The European Union decided for the General Data Protection Regulation act to be active from May 2018. All companies with data on European Citizens will be covered by this Act. With severe penalties for data breaches of sensitive data, then IT security has got new weight when IT spending is decided. Even as early as 2016 IT security spending was up 18% to 2015 according to Gartner.

Perhaps even more important, we have seen attack after attack worldwide on private and public organizations. Operations have been suspended for days and sensitive and critical information has been divulged to the public. The consequence is of course that top management now is asking the CIO:

“Will this happen to us” or “Why will this not happen to us?”

Preventing attacks is not only about technology. It is about processes too, in particular where credentials like passwords are handled!

Gartner predicts that spending on IT security for large organizations will grow to 8-10% of IT spending in 2018 compared to 6-8% in 2015.
Threats are everywhere, thus there are many threats from weak password processes. With password processes, we mean the process to assist the user in solving a corporate password problem. A typical situation is a user who has forgotten his password Monday morning. The standard process is that a service desk analyst will give the user a new password. But what is the risk that someone else than the real user can get a password and get unauthorized access to sensitive corporate data? GDPR states that unauthorized access from just one person is a data breach!

A worldwide interest group for service desk professionals: Service Desk Institute (SDI) made a study in 2016:

In as much as 35% of organizations the service desk analysts personally decide how to authenticate a user – it is not decided by management! For the remaining 65% many have weak authentication questions, and it is very hard to monitor the actual quality of the authentication process when it is a manual process.
In Verizon’s Data Breach Incident Report from 2017 it shows, that 81% of hacking related breaches leveraged stolen or weak passwords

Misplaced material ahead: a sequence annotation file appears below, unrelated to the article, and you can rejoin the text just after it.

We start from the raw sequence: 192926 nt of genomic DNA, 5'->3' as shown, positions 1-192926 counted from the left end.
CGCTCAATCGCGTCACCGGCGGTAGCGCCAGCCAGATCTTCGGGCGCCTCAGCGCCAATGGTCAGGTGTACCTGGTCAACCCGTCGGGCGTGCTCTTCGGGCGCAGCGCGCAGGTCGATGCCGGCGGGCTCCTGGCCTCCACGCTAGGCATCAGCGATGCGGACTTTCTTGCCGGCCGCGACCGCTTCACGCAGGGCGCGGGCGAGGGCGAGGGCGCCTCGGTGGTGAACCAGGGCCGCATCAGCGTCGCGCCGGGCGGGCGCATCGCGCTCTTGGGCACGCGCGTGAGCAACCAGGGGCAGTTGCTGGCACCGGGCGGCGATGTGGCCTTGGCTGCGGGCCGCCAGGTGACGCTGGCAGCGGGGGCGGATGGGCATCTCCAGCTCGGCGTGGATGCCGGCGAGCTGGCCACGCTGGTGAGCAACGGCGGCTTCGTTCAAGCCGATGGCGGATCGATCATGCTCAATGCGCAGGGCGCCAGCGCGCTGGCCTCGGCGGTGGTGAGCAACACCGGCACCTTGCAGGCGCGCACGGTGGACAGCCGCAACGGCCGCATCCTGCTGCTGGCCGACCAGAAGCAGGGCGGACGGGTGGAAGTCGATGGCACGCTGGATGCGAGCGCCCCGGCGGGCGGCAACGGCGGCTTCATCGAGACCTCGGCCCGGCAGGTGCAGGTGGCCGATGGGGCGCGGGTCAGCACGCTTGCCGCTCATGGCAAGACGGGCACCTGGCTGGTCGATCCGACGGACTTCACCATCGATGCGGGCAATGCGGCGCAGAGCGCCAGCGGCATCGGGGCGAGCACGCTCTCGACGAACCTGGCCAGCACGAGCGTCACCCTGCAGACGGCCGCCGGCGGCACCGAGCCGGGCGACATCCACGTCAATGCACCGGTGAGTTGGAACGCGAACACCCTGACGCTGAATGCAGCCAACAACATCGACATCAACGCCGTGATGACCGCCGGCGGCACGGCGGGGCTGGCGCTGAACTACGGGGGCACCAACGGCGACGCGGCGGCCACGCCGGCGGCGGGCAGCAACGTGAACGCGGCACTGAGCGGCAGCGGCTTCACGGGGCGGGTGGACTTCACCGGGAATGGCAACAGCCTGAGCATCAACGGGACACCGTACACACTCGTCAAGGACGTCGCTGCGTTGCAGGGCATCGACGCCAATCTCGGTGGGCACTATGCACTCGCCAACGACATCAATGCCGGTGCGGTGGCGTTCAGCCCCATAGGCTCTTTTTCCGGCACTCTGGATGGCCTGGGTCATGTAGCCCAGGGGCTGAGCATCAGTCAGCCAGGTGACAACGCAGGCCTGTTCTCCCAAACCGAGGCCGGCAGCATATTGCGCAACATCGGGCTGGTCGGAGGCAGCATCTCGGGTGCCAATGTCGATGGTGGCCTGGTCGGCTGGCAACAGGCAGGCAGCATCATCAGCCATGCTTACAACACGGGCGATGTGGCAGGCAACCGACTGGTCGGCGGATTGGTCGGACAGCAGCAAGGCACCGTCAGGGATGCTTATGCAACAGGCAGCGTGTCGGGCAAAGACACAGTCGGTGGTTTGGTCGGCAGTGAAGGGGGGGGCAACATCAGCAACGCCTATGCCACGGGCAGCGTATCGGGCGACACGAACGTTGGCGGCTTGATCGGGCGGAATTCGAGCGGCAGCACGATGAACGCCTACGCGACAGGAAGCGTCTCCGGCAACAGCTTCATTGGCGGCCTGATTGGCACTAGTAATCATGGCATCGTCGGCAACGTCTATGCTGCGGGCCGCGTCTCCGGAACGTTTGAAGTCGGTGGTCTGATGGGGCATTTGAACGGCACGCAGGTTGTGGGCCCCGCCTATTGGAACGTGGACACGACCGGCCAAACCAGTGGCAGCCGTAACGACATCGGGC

Security requires a 360-degree protection and thinking. Attacks will focus on the weakest link in the protection of IT systems. International Data Corporation (IDC) says in a Technology Spotlight report:

“The weak link in any process will always be the one to be exploited. With respect to controlling identities and access, the weak link is the password.”

Present State of Enterprise Password Management

The purpose of passwords is to authenticate the real user in a secure way to his user-id. It is the user’s responsibility to protect his password. He does this by not giving it away to other persons, and to the best of his ability prevents that others are shoulder watching when he enters the password into the IT system. He should not write it on sticky notes or similar.

It is however the organization’s responsibility to make sure that others can’t get hold of the user’s present password or get a new one to open the user’s account. It is generally agreed that password protection then relies on the password policies, technical protection and password processes.

Password policy primarily defines complexity and max duration of a password. More advanced principles might be included to prevent users to reuse elements of passwords or use popular passwords. 
The technical protection is the technical issues:

“Where is the user repository stored? What encryption methods are used? Who have privileged access to the repository or the users’ passwords?”


Password processes are when users need help because they have a password problem. In most organizations, this is the responsibility of the service desk or is solved in a Self-Service Password Reset (SSPR) system. Some organizations have a special user administration office to do it.

The facilitated password reset process is however always present. No matter how well-designed self-service solutions we deploy, then some users will need assistance and call the service desk. We should expect that attackers will test this process. You can get access to protected accounts without any techni8cal knowledge if you are smart enough to convince the service desk.

This means that you can’t have a secure IT-system if you don’t protect the facilitated password process (Gartner uses the term : Facilitated Password Reset process). The principles for a secure facilitated password process relies on the following building blocks:

  • Have a managent decided process
  • Prevent circumventions by staff
  • The process must balance risks and costs for different user groups
  • Proofing process must use dynamic and contextual data and intelligence in addition to static data and tokens
  • Authentication can include manager approval

To see how FastPass FPR (Facilitated Password Reset) solves the challenge please LINK here